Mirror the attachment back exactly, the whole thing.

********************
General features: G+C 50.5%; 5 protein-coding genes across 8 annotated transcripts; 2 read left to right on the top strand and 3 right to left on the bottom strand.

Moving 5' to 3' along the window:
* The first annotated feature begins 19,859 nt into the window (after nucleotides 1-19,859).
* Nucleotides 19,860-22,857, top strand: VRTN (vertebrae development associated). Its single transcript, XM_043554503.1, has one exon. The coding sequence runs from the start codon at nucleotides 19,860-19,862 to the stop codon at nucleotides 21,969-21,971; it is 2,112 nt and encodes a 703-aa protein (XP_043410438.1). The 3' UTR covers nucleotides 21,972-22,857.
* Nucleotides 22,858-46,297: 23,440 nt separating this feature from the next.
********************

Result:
General features: G+C 50.5%; 5 protein-coding genes across 8 annotated transcripts; 2 read left to right on the top strand and 3 right to left on the bottom strand.

Moving 5' to 3' along the window:
* The first annotated feature begins 19,859 nt into the window (after nucleotides 1-19,859).
* Nucleotides 19,860-22,857, top strand: VRTN (vertebrae development associated). Its single transcript, XM_043554503.1, has one exon. The coding sequence runs from the start codon at nucleotides 19,860-19,862 to the stop codon at nucleotides 21,969-21,971; it is 2,112 nt and encodes a 703-aa protein (XP_043410438.1). The 3' UTR covers nucleotides 21,972-22,857.
* Nucleotides 22,858-46,297: 23,440 nt separating this feature from the next.